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Sulphur’s demise was closely tied to automobiles

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By Brad Bowman

The expansion of the railroad stopped progress in the river towns like Lockport and Gestville where goods, supplies and passengers relied on the steamboat.

Similarly, the automobile would stop progress in towns like Sulphur.

Sulphur has had as many names as it has changes to its hilly rural landscape.

It was once known as Abbottford after a family of Abbotts who owned land in the area. Near where KY-157, KY-3175 and KY-1606 converge on a hill in Sulphur, it was known as Devil’s Backbone where tales say Indians were last seen in the area. According to the Kentucky Atlas and Gazetteer, the Sulphur Fork post office opened in 1869, was renamed Sulphur Station in 1880 and then Sulphur in 1882. The town took on the name of Sulphur because of the sulphur springs in the area around the valley of the Little Kentucky River.

The railroad brought progress to the town after the Civil War. The Louisville, Cincinnati and Lexington railroad, which later became the Louisville and Nashville railroad, gave opportunity to residents in Sulphur.  William Kidwell’s two teams of draft horses pulled a large freight wagon loaded with livestock, lumber or other goods to be shipped by train. Hattie Smith is the last known agent to work the depot area, which has long since been torn down.

In the late 1800s, Sulphur’s first bank was founded, and the town would later prove prosperous enough for another. The bank stood near the train depot, which later was replaced by a two-story structure with the bank in the first floor. The remaining bank closed in 1930.

G.W. Abbott opened a hotel in the 1880s. In an account written by Bryant Morris in the book Henry County, Kentucky 1798-1995, salesmen called ‘drummers’ would rent a horse and buggy after arriving on the train in Sulphur and spend the night in the hotel. After going through several owners, the hotel burned down while in the possession of Stella May in July 1930. May didn’t rebuild.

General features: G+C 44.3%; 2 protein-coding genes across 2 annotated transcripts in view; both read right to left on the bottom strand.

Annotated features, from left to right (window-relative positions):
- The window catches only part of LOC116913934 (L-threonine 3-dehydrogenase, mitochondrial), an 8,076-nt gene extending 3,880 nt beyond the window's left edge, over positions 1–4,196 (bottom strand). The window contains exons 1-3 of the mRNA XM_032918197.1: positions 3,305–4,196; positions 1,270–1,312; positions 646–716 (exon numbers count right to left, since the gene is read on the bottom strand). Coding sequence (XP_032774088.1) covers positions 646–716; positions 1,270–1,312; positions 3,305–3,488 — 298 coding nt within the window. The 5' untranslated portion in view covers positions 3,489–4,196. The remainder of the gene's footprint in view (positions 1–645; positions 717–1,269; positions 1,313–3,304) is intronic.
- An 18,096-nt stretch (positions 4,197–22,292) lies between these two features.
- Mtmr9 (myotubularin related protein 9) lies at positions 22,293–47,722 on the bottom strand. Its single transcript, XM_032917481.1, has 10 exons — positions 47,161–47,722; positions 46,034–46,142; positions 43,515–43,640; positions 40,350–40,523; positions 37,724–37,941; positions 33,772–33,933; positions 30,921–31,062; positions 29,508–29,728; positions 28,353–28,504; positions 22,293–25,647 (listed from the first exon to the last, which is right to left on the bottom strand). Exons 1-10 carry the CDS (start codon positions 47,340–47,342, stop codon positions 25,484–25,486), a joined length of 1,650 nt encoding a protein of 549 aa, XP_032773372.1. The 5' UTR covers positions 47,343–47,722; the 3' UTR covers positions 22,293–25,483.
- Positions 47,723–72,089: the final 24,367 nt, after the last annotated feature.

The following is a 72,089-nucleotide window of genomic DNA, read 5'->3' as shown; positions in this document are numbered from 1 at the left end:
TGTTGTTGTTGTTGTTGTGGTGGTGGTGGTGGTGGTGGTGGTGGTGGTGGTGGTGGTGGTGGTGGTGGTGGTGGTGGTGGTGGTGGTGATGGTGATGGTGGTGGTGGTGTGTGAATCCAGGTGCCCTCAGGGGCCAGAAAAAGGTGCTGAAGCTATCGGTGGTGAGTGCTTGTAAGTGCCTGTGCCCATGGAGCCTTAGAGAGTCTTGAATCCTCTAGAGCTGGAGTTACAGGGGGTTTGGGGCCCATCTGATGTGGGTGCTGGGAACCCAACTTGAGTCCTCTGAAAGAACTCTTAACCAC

Another Abbott, C.W. Abbott, owned property on Eddie Road that once was a horse racing track.

Also during the late 1800s, Dr. C.R. Martin and John T. Adams, operated the Sulphur Building and Loan Association. Adams operated a store and is credited with building an impressive home on the corner next to it and Martin’s house across the tracks was the only structure that could compete in comparison.

Sulphur had many amenities common to a bustling railroad town.

James Gividen is credited with constructing several buildings in the town in 1875. Gividen built a picture show, a blacksmith shop and livery stables. He also built several houses, and parts of the Gividen family remained in the area well past the 19th century. The group of buildings stood at the intersection of KY 157 and 1606 was known as Gividenville.

Sulphur school, which burned in 2007, stood near the site of Fairmount College which remained open until 1912.

Several other industries have come and gone in Sulphur. The Hoskins Mill, operated by water, was built in 1807 near Bedford Pike. It was later owned by the Demaree family ,which sold it to W.W. Logan along with 35 acres. The mill operated until 1936.

The 1930s seem to be the common denominator in the decline of large business  in Sulphur. The completion of U.S. 42 in 1932 to Bedford and gas powered vehicles replaced the busy distribution hub that Sulphur had prospered into.